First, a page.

Today, China accounts for nearly 50% of the $2.5 trillion global electronics manufacturing services market. Its success convinced many countries that electronics manufacturing could be a pathway to prosperity and rapid economic growth. India has been a laggard on this front.

But over the past decade, especially since 2014, India has begun making amends. The government has recognized electronics manufacturing as a key priority area and taken steps to boost India’s competitiveness as a manufacturing destination.

Rethinking China as the sole manufacturing base

Since the early 1990s, China has been the dominant destination for technology manufacturing investments by global brands. Its scale, supply chain clusters, strong infrastructure and low costs allowed China to become the factory to the world.

However, in recent years, there has been a rethink about excessive dependence on China as the sole manufacturing base due to a confluence of factors.

First is the rising labour and regulatory costs that have made manufacturing in China less competitive compared to a decade ago, with wage growth in double digits, pointed out Morgan Stanley.

Secondly, the COVID pandemic has been an eye-opener as China reeled under recurring lockdowns.

Geopolitical tensions, especially between US and China, have added uncertainties for companies over relying completely on Chinese factories.

Moreover, there are worries around intellectual property security and technology de-coupling.

As China has climbed technology value chain, it is incentivizing localization of higher value-added production like electronics components. This has also nudged foreign companies to diversify manufacturing.

Finally, developed economies like US, Japan and South Korea are providing incentives to technology firms to re-shore production capacity closer home to boost jobs and manufacturing competitiveness.

As a result, technology brands have been actively looking at alternative manufacturing locations to reduce over-dependence on China.

Countries like Vietnam, Thailand, Indonesia and Mexico have benefitted from these diversification efforts.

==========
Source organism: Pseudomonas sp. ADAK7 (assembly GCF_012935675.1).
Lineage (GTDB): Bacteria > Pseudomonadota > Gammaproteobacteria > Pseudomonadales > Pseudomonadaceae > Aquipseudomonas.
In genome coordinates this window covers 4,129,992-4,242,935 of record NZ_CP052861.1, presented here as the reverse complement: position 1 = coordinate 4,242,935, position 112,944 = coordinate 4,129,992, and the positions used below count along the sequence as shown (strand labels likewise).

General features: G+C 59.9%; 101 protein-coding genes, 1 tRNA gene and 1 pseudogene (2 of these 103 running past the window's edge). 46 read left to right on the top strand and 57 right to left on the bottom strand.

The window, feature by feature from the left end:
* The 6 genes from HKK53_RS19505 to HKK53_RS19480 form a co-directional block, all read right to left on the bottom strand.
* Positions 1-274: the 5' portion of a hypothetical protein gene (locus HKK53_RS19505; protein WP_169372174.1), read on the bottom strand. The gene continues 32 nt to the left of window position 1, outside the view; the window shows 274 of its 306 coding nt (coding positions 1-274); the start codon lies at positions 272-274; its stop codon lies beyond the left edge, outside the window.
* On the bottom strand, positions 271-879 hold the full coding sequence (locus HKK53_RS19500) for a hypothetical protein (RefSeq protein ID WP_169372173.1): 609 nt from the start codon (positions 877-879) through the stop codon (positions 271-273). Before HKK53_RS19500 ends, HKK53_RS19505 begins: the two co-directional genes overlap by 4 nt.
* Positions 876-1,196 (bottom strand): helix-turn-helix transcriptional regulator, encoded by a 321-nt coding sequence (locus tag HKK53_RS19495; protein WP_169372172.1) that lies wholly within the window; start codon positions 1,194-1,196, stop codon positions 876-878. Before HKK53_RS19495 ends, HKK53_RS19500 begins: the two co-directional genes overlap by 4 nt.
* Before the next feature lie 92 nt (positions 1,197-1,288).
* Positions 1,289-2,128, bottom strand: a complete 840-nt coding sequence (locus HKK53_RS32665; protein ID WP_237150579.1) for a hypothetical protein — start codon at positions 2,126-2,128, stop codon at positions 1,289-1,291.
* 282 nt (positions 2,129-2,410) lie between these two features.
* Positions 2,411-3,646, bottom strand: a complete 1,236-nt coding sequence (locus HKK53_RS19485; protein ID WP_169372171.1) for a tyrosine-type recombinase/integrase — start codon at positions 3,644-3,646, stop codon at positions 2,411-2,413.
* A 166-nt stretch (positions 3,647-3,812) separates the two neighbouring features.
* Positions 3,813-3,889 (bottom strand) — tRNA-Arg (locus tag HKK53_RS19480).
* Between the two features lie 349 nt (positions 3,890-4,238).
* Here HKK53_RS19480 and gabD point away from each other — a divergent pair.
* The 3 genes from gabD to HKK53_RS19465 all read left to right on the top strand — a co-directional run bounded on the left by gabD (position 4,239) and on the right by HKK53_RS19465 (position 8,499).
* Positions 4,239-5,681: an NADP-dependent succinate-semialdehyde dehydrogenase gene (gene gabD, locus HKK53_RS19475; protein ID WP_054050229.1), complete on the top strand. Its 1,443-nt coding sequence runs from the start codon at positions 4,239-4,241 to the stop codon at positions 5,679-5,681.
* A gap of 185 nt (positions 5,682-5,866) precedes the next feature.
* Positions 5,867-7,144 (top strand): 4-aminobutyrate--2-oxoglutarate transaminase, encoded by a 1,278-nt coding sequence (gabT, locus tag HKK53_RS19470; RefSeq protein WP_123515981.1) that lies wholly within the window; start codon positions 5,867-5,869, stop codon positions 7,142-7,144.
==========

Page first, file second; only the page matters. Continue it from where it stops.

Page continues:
For instance, companies like Samsung, LG, Google and Apple have set up new factories in Vietnam in the last 5-7 years. The Vietnam government has offered companies special economic zones, tax holidays and duty rebates to incentivize investments. Vietnam has become a key rival to China in electronics exports.

India believes it can also benefit from these supply chain shifts away from China, especially in mobile and electronics component manufacturing.

According to Morgan Stanley, China’s share in US imports peaked at 22% in 2017 but has since dropped to 17% in 2022 as re-shoring and friend-shoring accelerates. The bank expects technology supply chains to become increasingly regionally concentrated in Asia.

As companies adopt a “China + 1” strategy, India emerges as a strong contender given its market size, demographic dividend, low costs and policy incentives.

Indian government’s incentives

India has always been trying to attract foreign investment, from the time of the second UPA government in the early 2010s.

Among the notable initiatives is Make in India lunched in 2014 with the aim of boosting domestic manufacturing across 25 sectors, including electronics.

The uniform Goods and Services Tax or GST regime has helped create a common market and reduced tax complexities compared to the earlier system.

Another big differentiator has been PLI schemes or Production Linked Incentive schemes, which offer 4-6% incentives on incremental sales of manufactured goods in India to encourage local production and exports.

Additionally, state governments like Tamil Nadu, Telangana, Karnataka and Gujarat have their own policies and incentives to attract electronics manufacturing investments.

This combination of progressive central government policies and competitive state-level incentives have helped turn India’s narrative as a manufacturing destination.

Morgan Stanley points out that the government’s target is to create a $300 billion electronics manufacturing industry in India by 2026. It expects exports to rise from $10 billion now to $120 billion by 2026.

The Vietnam Story

One of the inspiring stories for India has been the emergence of Vietnam as one of the biggest beneficiaries of these supply chain shifts, especially in electronics.

The Southeast Asian nation has successfully managed to position itself as an alternative electronics manufacturing hub thanks to strong government support and strategic trade policies.

According to Morgan Stanley, Vietnam’s electronics exports have registered meteoric growth from around $2.2 billion in 2007 to nearly $61 billion by 2017. Exports expanded at a scorching 56% CAGR between 2011-17 as more production shifted from China.

Vietnam has become the second largest exporter of mobile phones behind only China. Key phone makers like Samsung, LG and Foxconn have massive factories in Vietnam now. Apple is also planning to manufacture MacBooks and iPads in Vietnam via Foxconn.

Much like China in the 1980s and 1990s, Vietnam too focused on first attracting large-scale investments in electronics assembly to gain global scale. Policymakers then worked on localization of components manufacturing to move up the value chain.